11. THE UNKNOWN STRUGGLE FOR A NUCLEAR FREE PACIFIC
Many Pacific islanders might wonder why it took the West so long to
catch on to the nuclear issue.
Since the birth of the Atomic Age, the Pacific Ocean, its islands,
and its people have endured nuclear experiences unlike those experienced
anywhere else on earth.
The ocean itself has become a dumpsite for nuclear waste.
Polynesia is France's tropical paradise for nuclear testing -- 41 nuclear
bombs exploded in the atmosphere between 1966 and 1975.
The Philippine Islands has its own Karen Silkwood -- Ernesto Nazareno,
a construction worker at the Westinghouse nuclear reactor being built
at Morong, Mataan, who disappeared in 1979.
The world's largest and most sustained nuclear disarmament movement
started in Japan in 1954.
Micronesia, among the last regions in the world to be directly administered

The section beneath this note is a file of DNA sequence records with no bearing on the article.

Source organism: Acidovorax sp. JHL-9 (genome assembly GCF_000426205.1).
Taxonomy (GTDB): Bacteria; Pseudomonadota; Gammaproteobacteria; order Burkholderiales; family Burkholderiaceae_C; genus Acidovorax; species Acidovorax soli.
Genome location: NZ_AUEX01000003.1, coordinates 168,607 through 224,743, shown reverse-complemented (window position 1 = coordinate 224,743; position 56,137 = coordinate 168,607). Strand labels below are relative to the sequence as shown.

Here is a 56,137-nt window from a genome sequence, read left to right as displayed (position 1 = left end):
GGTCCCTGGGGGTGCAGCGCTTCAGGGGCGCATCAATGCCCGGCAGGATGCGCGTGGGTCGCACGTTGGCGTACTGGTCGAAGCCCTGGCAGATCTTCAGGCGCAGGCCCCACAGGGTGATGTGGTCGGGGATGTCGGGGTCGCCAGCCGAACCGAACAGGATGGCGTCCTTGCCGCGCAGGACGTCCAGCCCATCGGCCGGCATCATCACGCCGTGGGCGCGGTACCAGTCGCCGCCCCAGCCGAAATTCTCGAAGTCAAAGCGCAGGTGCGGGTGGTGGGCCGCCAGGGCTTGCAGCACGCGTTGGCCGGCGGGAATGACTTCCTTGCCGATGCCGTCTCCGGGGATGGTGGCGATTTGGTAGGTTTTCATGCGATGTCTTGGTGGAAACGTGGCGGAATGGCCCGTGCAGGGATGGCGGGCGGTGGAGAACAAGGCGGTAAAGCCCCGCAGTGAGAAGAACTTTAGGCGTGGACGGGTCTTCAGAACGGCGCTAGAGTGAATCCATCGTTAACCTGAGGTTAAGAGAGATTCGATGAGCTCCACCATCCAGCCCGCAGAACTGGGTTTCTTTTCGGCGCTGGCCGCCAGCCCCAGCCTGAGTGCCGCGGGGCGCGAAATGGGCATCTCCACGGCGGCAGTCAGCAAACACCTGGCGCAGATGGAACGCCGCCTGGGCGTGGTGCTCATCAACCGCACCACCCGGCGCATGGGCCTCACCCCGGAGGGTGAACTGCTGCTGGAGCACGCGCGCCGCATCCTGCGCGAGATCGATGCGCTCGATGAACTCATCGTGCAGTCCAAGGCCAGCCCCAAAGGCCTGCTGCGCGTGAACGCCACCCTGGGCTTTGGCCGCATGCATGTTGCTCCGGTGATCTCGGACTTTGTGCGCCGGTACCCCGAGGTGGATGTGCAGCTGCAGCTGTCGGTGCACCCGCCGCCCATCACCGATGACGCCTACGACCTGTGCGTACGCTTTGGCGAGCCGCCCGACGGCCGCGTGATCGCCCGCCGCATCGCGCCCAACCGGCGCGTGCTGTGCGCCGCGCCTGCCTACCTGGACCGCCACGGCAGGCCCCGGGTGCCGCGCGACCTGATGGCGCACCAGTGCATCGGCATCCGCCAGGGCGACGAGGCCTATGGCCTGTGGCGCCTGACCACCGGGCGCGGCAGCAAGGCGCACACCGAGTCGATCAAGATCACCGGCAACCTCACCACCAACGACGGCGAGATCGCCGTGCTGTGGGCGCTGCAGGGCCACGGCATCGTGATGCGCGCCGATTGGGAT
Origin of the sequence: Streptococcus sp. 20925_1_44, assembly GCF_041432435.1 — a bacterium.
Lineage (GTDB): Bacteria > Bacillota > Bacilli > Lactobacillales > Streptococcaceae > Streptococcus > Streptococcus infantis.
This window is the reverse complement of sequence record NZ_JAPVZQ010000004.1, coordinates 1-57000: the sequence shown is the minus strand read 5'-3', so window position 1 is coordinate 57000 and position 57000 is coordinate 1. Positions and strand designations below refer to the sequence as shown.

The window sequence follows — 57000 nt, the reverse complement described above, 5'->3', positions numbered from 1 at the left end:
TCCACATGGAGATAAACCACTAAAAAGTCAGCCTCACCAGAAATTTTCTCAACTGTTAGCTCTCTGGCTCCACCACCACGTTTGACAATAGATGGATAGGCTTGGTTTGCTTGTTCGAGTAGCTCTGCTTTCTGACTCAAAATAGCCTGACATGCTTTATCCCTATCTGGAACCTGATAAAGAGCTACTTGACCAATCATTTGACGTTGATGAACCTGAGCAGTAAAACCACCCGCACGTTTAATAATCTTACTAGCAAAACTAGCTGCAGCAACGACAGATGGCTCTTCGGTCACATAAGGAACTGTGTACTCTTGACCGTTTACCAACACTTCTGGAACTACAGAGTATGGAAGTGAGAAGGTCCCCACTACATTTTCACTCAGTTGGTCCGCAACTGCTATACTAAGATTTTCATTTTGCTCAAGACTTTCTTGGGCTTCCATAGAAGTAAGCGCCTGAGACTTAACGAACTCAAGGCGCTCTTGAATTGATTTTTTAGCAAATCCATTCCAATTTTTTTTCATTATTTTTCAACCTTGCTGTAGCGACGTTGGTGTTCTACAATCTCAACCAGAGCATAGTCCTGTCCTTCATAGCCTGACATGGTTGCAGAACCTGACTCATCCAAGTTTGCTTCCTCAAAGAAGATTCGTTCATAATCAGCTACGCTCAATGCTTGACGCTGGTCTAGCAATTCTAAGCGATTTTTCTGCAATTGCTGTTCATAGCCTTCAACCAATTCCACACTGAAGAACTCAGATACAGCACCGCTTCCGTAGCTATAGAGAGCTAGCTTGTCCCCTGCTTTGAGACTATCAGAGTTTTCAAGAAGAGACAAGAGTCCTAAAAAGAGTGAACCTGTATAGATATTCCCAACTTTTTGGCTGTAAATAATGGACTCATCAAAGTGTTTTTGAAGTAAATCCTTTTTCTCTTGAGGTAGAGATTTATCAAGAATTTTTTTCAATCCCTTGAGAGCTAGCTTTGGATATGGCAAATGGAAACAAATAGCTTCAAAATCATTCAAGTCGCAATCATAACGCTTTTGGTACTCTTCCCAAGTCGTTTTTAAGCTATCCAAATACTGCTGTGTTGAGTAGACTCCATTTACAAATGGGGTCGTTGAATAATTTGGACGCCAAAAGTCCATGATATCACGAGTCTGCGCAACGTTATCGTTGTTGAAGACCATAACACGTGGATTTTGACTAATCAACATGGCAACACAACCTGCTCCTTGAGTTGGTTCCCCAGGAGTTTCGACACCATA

by an outside power (the United States), is an essential link in post-Vietnam
U.S. military strategy in the Pacific.
To this day, Marshall Islanders suffer from radiation health problems
because of exposure to many of the 66 atomic and hydrogen bombs tested
at Bikini and Enewetak Atolls by the United States.
And, of course, Hiroshima and Nagasaki were the first and only populated
targets of atomic bombs.
Now, Tinian, a small island in Micronesia from which the U.S. launched
its atomic bomb attacks on Japan, may be turned into a major U.S. Air
Force base with nuclear weapons, ammunition storage, and marine amphibian
There is a "Stop the Tinian Base" protest movement but not
many of us have heard about it. The news media have yet to discover
the Nuclear Free Pacific Movement, a movement whose members know nuclear
terror first hand.
WIN, 8/1/82, "Nuclear Free Pacific," Special Issue.